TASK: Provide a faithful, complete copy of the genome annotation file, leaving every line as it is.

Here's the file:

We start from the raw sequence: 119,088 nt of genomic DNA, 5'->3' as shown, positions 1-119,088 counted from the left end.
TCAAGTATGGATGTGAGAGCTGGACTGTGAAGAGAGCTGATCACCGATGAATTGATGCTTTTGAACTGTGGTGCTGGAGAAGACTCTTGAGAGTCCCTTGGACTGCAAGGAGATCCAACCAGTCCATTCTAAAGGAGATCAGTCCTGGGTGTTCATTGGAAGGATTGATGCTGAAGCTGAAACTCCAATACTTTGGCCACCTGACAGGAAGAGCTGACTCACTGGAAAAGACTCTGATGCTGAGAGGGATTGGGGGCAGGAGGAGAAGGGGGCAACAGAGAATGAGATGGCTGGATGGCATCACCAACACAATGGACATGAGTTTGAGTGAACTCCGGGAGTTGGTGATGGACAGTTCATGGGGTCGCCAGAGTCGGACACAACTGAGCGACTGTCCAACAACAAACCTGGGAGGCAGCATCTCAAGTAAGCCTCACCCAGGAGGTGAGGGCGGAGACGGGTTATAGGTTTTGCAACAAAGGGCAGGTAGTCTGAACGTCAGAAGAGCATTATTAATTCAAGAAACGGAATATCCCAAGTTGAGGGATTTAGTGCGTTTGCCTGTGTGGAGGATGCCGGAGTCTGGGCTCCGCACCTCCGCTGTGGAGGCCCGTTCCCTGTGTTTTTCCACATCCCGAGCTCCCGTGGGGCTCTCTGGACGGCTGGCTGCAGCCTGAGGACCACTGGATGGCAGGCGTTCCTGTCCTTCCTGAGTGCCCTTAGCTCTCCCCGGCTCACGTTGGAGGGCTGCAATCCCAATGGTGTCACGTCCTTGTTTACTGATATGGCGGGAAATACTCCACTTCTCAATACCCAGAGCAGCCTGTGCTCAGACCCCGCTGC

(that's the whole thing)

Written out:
We start from the raw sequence: 119,088 nt of genomic DNA, 5'->3' as shown, positions 1-119,088 counted from the left end.
TCAAGTATGGATGTGAGAGCTGGACTGTGAAGAGAGCTGATCACCGATGAATTGATGCTTTTGAACTGTGGTGCTGGAGAAGACTCTTGAGAGTCCCTTGGACTGCAAGGAGATCCAACCAGTCCATTCTAAAGGAGATCAGTCCTGGGTGTTCATTGGAAGGATTGATGCTGAAGCTGAAACTCCAATACTTTGGCCACCTGACAGGAAGAGCTGACTCACTGGAAAAGACTCTGATGCTGAGAGGGATTGGGGGCAGGAGGAGAAGGGGGCAACAGAGAATGAGATGGCTGGATGGCATCACCAACACAATGGACATGAGTTTGAGTGAACTCCGGGAGTTGGTGATGGACAGTTCATGGGGTCGCCAGAGTCGGACACAACTGAGCGACTGTCCAACAACAAACCTGGGAGGCAGCATCTCAAGTAAGCCTCACCCAGGAGGTGAGGGCGGAGACGGGTTATAGGTTTTGCAACAAAGGGCAGGTAGTCTGAACGTCAGAAGAGCATTATTAATTCAAGAAACGGAATATCCCAAGTTGAGGGATTTAGTGCGTTTGCCTGTGTGGAGGATGCCGGAGTCTGGGCTCCGCACCTCCGCTGTGGAGGCCCGTTCCCTGTGTTTTTCCACATCCCGAGCTCCCGTGGGGCTCTCTGGACGGCTGGCTGCAGCCTGAGGACCACTGGATGGCAGGCGTTCCTGTCCTTCCTGAGTGCCCTTAGCTCTCCCCGGCTCACGTTGGAGGGCTGCAATCCCAATGGTGTCACGTCCTTGTTTACTGATATGGCGGGAAATACTCCACTTCTCAATACCCAGAGCAGCCTGTGCTCAGACCCCGCTGC